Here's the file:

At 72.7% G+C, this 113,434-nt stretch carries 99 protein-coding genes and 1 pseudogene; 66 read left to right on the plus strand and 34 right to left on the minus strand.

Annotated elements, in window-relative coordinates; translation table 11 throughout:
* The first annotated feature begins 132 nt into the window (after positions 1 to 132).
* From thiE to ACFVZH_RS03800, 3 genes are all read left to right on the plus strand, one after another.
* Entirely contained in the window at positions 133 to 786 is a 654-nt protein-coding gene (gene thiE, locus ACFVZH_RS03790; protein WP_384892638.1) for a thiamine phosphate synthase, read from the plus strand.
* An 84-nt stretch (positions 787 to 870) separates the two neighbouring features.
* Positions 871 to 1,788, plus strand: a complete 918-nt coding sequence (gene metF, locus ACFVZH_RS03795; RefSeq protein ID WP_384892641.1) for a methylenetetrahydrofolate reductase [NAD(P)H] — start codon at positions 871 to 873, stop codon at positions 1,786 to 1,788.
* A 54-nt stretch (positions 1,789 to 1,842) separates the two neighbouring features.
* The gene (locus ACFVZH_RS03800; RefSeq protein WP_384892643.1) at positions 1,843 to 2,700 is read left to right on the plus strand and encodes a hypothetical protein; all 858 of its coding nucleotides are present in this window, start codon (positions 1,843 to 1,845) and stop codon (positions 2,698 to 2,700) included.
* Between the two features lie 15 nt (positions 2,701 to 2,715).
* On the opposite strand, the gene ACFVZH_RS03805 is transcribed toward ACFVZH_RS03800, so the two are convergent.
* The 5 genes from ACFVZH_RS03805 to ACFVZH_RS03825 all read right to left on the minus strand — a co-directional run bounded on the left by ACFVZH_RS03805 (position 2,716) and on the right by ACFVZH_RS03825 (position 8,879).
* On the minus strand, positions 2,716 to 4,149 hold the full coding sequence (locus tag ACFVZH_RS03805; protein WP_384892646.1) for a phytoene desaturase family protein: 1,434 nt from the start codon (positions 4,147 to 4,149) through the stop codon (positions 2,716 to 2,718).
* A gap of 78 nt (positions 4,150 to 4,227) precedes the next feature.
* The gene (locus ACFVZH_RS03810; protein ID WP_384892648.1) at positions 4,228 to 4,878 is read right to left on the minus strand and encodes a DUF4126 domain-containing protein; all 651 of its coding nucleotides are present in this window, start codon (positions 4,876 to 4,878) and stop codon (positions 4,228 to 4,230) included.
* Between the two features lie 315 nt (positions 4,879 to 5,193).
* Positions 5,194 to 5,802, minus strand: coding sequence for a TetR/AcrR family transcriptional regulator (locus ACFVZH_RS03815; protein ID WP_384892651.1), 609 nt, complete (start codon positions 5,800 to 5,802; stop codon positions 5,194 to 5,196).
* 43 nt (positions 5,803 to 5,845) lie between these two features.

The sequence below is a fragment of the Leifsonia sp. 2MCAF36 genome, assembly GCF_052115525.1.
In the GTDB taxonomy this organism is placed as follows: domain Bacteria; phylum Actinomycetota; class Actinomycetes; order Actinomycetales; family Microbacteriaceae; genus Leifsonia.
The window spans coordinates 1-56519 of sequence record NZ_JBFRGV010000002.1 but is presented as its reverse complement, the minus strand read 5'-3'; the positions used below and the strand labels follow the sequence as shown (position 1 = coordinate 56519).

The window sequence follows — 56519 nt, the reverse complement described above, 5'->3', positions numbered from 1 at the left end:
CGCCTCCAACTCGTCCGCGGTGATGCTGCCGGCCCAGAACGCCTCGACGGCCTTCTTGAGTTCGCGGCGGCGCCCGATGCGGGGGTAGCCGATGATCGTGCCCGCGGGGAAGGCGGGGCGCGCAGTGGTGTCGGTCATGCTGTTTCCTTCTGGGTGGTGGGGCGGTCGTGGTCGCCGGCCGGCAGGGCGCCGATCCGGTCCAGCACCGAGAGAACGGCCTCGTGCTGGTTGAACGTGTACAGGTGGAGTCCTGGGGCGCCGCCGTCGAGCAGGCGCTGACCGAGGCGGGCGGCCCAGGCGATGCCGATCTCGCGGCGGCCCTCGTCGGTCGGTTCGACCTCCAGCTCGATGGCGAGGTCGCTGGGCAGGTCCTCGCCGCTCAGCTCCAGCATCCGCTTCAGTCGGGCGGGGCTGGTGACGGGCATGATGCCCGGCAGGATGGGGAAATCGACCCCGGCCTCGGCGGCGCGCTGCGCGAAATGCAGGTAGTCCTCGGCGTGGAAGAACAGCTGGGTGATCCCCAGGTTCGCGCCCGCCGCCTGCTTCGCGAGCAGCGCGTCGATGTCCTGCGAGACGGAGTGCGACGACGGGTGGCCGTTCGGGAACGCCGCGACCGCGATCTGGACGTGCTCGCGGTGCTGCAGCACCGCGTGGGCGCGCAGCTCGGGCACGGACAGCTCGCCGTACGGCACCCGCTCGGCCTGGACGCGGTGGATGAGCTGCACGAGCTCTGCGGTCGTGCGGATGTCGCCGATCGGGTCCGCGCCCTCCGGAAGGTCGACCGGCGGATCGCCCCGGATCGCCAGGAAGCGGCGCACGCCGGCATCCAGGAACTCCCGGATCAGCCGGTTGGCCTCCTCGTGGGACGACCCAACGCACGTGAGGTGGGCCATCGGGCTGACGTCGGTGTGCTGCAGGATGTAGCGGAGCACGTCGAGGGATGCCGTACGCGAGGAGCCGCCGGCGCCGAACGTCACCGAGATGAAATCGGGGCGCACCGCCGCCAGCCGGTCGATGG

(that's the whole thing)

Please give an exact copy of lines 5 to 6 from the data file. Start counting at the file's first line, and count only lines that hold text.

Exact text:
* Entirely contained in the window at positions 133 to 786 is a 654-nt protein-coding gene (gene thiE, locus ACFVZH_RS03790; protein WP_384892638.1) for a thiamine phosphate synthase, read from the plus strand.
* An 84-nt stretch (positions 787 to 870) separates the two neighbouring features.